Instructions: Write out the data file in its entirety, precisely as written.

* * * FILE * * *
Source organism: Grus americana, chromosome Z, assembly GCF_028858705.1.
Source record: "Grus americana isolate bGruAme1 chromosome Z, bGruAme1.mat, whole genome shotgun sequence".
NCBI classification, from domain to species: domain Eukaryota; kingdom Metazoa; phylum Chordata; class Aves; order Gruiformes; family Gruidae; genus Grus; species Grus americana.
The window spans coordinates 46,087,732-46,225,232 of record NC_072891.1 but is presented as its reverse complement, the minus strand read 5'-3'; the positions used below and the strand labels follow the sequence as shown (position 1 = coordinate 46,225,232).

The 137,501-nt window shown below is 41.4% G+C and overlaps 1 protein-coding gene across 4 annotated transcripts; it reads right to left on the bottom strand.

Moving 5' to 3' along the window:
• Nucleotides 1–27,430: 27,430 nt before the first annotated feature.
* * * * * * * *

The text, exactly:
Source organism: Grus americana, chromosome Z, assembly GCF_028858705.1.
Source record: "Grus americana isolate bGruAme1 chromosome Z, bGruAme1.mat, whole genome shotgun sequence".
NCBI classification, from domain to species: domain Eukaryota; kingdom Metazoa; phylum Chordata; class Aves; order Gruiformes; family Gruidae; genus Grus; species Grus americana.
The window spans coordinates 46,087,732-46,225,232 of record NC_072891.1 but is presented as its reverse complement, the minus strand read 5'-3'; the positions used below and the strand labels follow the sequence as shown (position 1 = coordinate 46,225,232).

The 137,501-nt window shown below is 41.4% G+C and overlaps 1 protein-coding gene across 4 annotated transcripts; it reads right to left on the bottom strand.

Moving 5' to 3' along the window:
• Nucleotides 1–27,430: 27,430 nt before the first annotated feature.